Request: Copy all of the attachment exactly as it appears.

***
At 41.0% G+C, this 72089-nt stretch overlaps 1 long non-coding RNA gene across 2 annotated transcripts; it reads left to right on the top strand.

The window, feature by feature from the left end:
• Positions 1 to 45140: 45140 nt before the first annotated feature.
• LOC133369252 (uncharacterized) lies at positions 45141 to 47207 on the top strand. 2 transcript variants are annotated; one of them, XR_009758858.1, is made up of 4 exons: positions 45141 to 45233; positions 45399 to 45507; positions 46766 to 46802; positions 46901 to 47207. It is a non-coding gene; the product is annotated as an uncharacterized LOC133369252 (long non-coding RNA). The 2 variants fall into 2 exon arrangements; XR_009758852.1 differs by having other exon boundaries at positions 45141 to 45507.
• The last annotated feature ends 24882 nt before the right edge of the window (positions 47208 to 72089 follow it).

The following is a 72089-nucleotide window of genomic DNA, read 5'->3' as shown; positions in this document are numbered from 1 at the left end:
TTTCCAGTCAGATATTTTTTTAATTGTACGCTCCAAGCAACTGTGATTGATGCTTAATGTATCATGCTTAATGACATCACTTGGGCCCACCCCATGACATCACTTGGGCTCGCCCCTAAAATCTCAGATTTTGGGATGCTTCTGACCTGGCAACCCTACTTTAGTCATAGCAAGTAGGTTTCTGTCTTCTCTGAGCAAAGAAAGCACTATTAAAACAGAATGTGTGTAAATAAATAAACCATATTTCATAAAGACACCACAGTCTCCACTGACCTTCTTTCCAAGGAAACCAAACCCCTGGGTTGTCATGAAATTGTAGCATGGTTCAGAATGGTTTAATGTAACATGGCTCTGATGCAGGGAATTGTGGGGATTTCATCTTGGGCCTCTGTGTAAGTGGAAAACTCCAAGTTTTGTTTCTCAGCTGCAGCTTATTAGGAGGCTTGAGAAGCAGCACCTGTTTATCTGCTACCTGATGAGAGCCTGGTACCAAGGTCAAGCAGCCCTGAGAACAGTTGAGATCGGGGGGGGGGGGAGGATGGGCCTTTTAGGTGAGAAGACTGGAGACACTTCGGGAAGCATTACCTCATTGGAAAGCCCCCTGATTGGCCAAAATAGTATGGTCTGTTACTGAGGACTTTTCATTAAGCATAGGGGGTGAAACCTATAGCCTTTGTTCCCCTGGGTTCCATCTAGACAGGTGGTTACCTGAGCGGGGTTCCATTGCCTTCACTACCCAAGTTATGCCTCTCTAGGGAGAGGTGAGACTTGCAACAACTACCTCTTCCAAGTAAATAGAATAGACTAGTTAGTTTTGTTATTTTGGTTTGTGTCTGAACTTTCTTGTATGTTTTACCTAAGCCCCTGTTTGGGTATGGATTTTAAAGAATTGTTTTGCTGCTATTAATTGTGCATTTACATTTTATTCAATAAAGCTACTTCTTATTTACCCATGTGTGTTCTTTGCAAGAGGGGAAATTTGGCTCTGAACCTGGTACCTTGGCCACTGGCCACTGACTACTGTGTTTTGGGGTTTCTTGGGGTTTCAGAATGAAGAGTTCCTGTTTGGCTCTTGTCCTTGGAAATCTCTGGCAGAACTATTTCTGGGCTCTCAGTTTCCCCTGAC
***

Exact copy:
At 41.0% G+C, this 72089-nt stretch overlaps 1 long non-coding RNA gene across 2 annotated transcripts; it reads left to right on the top strand.

The window, feature by feature from the left end:
• Positions 1 to 45140: 45140 nt before the first annotated feature.
• LOC133369252 (uncharacterized) lies at positions 45141 to 47207 on the top strand. 2 transcript variants are annotated; one of them, XR_009758858.1, is made up of 4 exons: positions 45141 to 45233; positions 45399 to 45507; positions 46766 to 46802; positions 46901 to 47207. It is a non-coding gene; the product is annotated as an uncharacterized LOC133369252 (long non-coding RNA). The 2 variants fall into 2 exon arrangements; XR_009758852.1 differs by having other exon boundaries at positions 45141 to 45507.
• The last annotated feature ends 24882 nt before the right edge of the window (positions 47208 to 72089 follow it).

The following is a 72089-nucleotide window of genomic DNA, read 5'->3' as shown; positions in this document are numbered from 1 at the left end:
TTTCCAGTCAGATATTTTTTTAATTGTACGCTCCAAGCAACTGTGATTGATGCTTAATGTATCATGCTTAATGACATCACTTGGGCCCACCCCATGACATCACTTGGGCTCGCCCCTAAAATCTCAGATTTTGGGATGCTTCTGACCTGGCAACCCTACTTTAGTCATAGCAAGTAGGTTTCTGTCTTCTCTGAGCAAAGAAAGCACTATTAAAACAGAATGTGTGTAAATAAATAAACCATATTTCATAAAGACACCACAGTCTCCACTGACCTTCTTTCCAAGGAAACCAAACCCCTGGGTTGTCATGAAATTGTAGCATGGTTCAGAATGGTTTAATGTAACATGGCTCTGATGCAGGGAATTGTGGGGATTTCATCTTGGGCCTCTGTGTAAGTGGAAAACTCCAAGTTTTGTTTCTCAGCTGCAGCTTATTAGGAGGCTTGAGAAGCAGCACCTGTTTATCTGCTACCTGATGAGAGCCTGGTACCAAGGTCAAGCAGCCCTGAGAACAGTTGAGATCGGGGGGGGGGGGAGGATGGGCCTTTTAGGTGAGAAGACTGGAGACACTTCGGGAAGCATTACCTCATTGGAAAGCCCCCTGATTGGCCAAAATAGTATGGTCTGTTACTGAGGACTTTTCATTAAGCATAGGGGGTGAAACCTATAGCCTTTGTTCCCCTGGGTTCCATCTAGACAGGTGGTTACCTGAGCGGGGTTCCATTGCCTTCACTACCCAAGTTATGCCTCTCTAGGGAGAGGTGAGACTTGCAACAACTACCTCTTCCAAGTAAATAGAATAGACTAGTTAGTTTTGTTATTTTGGTTTGTGTCTGAACTTTCTTGTATGTTTTACCTAAGCCCCTGTTTGGGTATGGATTTTAAAGAATTGTTTTGCTGCTATTAATTGTGCATTTACATTTTATTCAATAAAGCTACTTCTTATTTACCCATGTGTGTTCTTTGCAAGAGGGGAAATTTGGCTCTGAACCTGGTACCTTGGCCACTGGCCACTGACTACTGTGTTTTGGGGTTTCTTGGGGTTTCAGAATGAAGAGTTCCTGTTTGGCTCTTGTCCTTGGAAATCTCTGGCAGAACTATTTCTGGGCTCTCAGTTTCCCCTGAC